A familiar presence in Copenhagen, Amsterdam and Hamburg, in July Stubnitz with be making its first ever trip to London to become one of the venues at Bloc 2012. RA's Holly Dicker met with the ship's captain Urs Blaser, otherwise known as Blo, to unpack the complex and ambitious project.
Stubnitz was built in 1964 at the Volkswerft Stralsund, one of the four shipbuilding yards belonging to the former German Democratic Republic (GDR). The 80m-long vessel was devised to process and store the catch of the GDR's flotilla of smaller vessels fishing the Baltic. They were fitted with four fridges, able to hold 1,400 tons of frozen fish, and 30 cabins supporting a crew of up to 60 people living and working on board. Stubnitz and her 49 sisters were integral to the GDR's fishing industry, but when its government disbanded at the end of the Cold War, the fleet fell into the hands of its former operators to sell.
A living arts space
It was at this stage that Urs Blaser, AKA Blo, entered into the picture. Blo had been peddling "a mobile tactical media unit" based out of a converted Mercedes Hanomag around Europe for the previous decade. It was, in his mind, a platform for cultural exchange and "physical networking" facilitated through a travelling series of audiovisual events. When he found out about the ship, however, he knew that it might be a perfect way to do the same on a larger scale. After two years of fundraising, deals and appeals with the fleet's operator, he acquired the Stubnitz—the "oldest and the ugliest" of its siblings.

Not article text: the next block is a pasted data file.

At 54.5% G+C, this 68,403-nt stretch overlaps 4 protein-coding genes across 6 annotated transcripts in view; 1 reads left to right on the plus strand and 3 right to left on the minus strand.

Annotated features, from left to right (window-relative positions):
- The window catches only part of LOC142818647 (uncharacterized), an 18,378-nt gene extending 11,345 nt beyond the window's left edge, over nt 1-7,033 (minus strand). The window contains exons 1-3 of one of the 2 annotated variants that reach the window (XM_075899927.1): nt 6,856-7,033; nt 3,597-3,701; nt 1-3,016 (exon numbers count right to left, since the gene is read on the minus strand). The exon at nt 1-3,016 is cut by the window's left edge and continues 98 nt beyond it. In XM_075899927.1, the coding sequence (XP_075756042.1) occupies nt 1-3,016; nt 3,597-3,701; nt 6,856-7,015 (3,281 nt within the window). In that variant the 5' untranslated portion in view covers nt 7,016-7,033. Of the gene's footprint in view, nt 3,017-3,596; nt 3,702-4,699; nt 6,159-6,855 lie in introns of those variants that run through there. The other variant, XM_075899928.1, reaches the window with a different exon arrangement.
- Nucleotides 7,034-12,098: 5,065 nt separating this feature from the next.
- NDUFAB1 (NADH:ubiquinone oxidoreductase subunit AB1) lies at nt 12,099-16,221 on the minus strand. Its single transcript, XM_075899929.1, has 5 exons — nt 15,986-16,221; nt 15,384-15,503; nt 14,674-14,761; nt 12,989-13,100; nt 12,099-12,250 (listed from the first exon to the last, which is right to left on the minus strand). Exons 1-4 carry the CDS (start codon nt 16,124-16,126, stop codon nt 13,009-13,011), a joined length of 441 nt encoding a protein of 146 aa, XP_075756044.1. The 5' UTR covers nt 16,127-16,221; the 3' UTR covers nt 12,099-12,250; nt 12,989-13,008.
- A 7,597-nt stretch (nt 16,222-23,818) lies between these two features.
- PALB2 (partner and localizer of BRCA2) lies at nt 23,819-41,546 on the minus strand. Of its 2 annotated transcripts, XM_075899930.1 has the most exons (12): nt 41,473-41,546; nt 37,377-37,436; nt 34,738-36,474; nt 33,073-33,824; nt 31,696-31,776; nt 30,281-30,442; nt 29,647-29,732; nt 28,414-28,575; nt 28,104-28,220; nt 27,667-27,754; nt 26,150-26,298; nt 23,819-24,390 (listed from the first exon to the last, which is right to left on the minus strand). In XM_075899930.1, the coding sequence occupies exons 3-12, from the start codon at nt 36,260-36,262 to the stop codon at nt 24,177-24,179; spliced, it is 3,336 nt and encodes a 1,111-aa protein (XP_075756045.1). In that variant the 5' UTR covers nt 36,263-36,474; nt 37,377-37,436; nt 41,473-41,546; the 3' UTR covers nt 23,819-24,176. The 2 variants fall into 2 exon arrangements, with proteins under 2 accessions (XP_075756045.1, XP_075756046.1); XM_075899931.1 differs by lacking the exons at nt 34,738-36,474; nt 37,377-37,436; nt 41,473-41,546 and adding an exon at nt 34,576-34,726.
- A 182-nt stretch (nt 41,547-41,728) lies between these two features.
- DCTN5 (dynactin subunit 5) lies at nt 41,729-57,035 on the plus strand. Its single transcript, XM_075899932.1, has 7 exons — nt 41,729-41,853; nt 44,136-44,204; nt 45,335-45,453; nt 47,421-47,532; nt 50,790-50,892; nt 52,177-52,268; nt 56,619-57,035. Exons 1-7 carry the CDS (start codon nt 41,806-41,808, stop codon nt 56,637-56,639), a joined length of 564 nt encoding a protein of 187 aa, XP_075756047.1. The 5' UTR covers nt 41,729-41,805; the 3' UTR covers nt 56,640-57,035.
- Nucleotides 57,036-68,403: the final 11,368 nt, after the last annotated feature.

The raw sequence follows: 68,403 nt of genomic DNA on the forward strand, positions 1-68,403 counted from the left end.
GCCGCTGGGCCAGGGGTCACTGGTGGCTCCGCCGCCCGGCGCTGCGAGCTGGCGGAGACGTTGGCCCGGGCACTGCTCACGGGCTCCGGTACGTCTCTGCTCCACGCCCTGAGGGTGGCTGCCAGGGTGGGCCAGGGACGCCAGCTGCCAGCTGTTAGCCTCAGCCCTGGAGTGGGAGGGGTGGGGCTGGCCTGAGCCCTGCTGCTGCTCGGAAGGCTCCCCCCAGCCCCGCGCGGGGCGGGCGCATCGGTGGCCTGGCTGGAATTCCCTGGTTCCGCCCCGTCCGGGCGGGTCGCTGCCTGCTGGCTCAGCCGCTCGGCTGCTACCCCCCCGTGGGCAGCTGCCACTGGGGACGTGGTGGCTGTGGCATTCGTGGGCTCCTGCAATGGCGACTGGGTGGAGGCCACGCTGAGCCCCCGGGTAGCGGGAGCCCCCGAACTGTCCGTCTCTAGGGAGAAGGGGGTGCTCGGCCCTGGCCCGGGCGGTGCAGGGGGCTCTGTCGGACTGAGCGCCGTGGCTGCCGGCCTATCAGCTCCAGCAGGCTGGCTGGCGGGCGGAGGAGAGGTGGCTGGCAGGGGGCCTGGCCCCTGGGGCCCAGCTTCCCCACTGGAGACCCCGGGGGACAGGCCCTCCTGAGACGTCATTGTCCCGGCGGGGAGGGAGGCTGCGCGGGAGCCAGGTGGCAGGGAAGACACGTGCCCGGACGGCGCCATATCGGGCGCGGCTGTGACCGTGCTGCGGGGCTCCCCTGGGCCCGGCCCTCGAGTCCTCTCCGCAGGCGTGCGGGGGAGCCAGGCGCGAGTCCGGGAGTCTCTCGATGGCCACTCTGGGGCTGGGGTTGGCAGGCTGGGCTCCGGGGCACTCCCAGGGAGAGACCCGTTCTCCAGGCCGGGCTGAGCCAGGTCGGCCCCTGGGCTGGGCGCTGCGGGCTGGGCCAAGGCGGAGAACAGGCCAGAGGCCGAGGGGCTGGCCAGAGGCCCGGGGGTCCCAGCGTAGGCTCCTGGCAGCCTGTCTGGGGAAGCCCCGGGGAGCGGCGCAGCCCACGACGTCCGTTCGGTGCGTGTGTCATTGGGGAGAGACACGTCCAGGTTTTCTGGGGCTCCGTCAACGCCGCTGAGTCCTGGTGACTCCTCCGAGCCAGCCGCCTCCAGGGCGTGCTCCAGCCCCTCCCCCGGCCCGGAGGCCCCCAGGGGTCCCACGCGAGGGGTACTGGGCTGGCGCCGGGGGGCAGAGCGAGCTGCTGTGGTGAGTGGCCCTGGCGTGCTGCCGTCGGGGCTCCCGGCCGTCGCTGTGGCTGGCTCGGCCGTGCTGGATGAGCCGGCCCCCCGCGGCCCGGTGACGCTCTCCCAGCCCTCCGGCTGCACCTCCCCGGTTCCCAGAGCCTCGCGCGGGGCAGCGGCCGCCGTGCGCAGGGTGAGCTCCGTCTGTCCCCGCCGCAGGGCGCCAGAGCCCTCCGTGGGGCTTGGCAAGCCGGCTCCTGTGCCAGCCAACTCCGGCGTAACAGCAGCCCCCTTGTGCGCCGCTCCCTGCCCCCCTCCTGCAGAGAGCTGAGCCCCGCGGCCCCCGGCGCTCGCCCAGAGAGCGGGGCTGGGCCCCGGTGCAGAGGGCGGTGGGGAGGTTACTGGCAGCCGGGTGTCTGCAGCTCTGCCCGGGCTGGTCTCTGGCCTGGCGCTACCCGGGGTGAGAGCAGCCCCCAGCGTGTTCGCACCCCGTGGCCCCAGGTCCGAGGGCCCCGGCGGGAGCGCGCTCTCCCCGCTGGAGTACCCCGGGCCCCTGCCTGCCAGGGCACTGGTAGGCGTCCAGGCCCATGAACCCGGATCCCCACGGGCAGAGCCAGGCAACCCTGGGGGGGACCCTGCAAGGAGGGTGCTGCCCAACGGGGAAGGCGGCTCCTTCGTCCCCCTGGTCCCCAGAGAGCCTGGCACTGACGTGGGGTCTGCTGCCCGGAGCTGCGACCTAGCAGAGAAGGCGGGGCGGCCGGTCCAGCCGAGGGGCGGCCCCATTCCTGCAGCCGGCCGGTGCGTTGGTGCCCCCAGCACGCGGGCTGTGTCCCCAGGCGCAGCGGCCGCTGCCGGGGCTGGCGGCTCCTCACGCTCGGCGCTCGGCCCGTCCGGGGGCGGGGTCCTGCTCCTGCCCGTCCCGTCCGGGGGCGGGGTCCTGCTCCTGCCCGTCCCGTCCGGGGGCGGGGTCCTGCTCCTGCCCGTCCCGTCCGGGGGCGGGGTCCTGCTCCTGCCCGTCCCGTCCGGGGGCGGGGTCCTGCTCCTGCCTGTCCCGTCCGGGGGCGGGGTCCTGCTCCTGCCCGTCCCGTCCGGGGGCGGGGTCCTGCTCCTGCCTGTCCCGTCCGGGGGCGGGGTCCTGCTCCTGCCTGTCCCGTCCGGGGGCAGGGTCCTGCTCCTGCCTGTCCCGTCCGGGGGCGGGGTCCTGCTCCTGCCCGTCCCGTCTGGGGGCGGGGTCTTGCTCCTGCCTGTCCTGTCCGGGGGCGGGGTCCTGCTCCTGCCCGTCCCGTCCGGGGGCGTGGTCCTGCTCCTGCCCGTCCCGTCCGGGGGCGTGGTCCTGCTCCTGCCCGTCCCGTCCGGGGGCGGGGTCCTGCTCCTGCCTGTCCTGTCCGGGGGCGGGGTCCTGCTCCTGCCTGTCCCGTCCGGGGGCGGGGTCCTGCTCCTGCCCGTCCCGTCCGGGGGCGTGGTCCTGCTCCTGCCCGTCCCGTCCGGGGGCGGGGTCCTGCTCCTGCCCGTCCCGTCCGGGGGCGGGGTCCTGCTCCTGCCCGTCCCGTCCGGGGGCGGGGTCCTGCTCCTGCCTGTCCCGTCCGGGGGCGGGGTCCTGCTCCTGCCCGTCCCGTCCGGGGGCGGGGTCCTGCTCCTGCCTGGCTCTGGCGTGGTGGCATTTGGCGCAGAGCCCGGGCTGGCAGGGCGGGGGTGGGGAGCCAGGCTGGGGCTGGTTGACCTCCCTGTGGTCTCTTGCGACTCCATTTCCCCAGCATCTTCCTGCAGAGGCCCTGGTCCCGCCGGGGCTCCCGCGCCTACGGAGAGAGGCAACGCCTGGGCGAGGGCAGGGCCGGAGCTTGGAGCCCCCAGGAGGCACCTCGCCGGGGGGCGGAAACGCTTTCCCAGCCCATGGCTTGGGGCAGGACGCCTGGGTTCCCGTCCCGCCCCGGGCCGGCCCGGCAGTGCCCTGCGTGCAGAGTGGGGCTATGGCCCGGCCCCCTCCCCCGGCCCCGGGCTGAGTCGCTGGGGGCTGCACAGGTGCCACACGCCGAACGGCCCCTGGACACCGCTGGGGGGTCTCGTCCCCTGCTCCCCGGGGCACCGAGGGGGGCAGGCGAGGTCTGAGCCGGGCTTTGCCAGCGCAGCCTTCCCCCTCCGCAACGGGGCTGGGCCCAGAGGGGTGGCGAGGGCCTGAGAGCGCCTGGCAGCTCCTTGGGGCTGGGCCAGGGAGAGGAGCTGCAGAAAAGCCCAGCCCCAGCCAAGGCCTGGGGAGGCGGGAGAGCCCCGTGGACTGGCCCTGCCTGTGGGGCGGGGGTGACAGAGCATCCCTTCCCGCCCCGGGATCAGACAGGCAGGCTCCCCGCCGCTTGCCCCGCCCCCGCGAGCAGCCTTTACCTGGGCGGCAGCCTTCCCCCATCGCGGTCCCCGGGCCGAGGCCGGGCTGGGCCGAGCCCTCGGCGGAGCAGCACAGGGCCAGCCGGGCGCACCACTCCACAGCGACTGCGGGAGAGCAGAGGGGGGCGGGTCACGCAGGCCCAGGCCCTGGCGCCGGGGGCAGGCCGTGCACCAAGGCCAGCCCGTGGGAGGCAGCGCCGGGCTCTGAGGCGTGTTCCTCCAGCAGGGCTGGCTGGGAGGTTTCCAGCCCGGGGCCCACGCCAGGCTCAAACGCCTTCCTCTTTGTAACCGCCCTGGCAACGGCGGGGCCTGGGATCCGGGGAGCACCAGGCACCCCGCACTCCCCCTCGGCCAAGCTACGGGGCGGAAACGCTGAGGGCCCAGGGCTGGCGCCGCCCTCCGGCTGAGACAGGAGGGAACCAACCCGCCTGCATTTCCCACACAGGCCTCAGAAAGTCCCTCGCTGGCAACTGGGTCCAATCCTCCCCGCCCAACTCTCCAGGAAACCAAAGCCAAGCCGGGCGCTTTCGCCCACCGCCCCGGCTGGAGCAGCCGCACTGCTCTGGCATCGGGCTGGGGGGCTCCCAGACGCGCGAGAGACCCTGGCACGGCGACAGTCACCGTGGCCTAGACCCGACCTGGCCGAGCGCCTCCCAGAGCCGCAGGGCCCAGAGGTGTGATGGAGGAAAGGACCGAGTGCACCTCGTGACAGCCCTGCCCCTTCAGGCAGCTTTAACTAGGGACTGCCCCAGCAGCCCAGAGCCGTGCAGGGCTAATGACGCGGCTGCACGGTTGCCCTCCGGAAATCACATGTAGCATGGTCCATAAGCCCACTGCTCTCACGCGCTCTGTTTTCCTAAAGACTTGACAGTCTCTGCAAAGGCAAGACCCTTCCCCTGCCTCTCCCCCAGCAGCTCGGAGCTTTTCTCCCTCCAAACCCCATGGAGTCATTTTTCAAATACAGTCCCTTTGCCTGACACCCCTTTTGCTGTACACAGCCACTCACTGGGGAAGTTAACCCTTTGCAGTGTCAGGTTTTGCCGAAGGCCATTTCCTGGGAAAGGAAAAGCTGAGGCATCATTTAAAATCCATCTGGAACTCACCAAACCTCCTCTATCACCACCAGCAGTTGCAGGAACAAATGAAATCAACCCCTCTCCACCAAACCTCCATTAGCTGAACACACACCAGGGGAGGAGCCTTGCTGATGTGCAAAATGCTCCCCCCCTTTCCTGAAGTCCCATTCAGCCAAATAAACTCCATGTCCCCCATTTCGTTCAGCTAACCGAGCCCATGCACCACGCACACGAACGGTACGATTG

It would be another two years, however, before she set off on her maiden voyage. The project involved transforming its cargo holds into two concert halls, each equipped to stage live and electronic music shows, as well as exhibitions, performances and multimedia events. A lounge area and bar was also constructed out of the ship's stern, with the deck above acting as a further outdoor space. "In those first two years, the troubles grew every month further and bigger," recalls Blo, a sound artist and engineer with (then) no maritime knowledge whatsoever. "It was learning by doing, in the worst possible way."
As well as hosting events, Stubnitz has been documenting its activities since the beginning from its on board A/V lab—a ramshackle assortment of gear and aging computer monitors. Aside from regular radio broadcasts, they edit and archive all events that take place on the ship—a number of recordings that now numbers in the thousands.
In reflection of the ship's dual function, its crew is roughly divided into shipping and events staff—and even then the lines are fairly blurred. For example, due to the very nature of the enterprise, those entering into the cultural side can engage in maritime roles and vice versa. The result is a living and working dynamic that is truly unique—a blend of traditionally hierarchical shipping structures and arts-based socialism, manifesting in a motley team of young Goths sporting Mohawks to weathered, boiler-suited seamen.
Since its maiden voyage back in 1994 to St Petersburg, Stubnitz has touched down in 15 different ports and ten countries across Northern Europe. Amsterdam, Copenhagen and Hamburg are just three of the cities where the ship has spent regular and extended spells programming events. As a roving neutral venue, Stubnitz has remained outside of any scene or genre, open to any and all.
There have been many highlights in the ship's colourful career. Autechre and Monolake performed in 2005 at Newcastle's Version festival. They once hosted 30 concerts in ten days at Copenhagen Jazz Festival. Ricardo Villalobos played back-to-back with Richie Hawtin in Amsterdam. Those are some of Blo's personal favourites—and fine examples of the project's musical flexibility. But despite its multiple achievements and endurance over the last 20 years, its fate remains uncertain. Will Stubnitz be around another 20 years more? Even Blo couldn't wager a guess: "It never was a kind of project with a perspective, we just tried to live with it from one month to the other. 20 years later it is still afloat but it is still the same: a project with no perspective."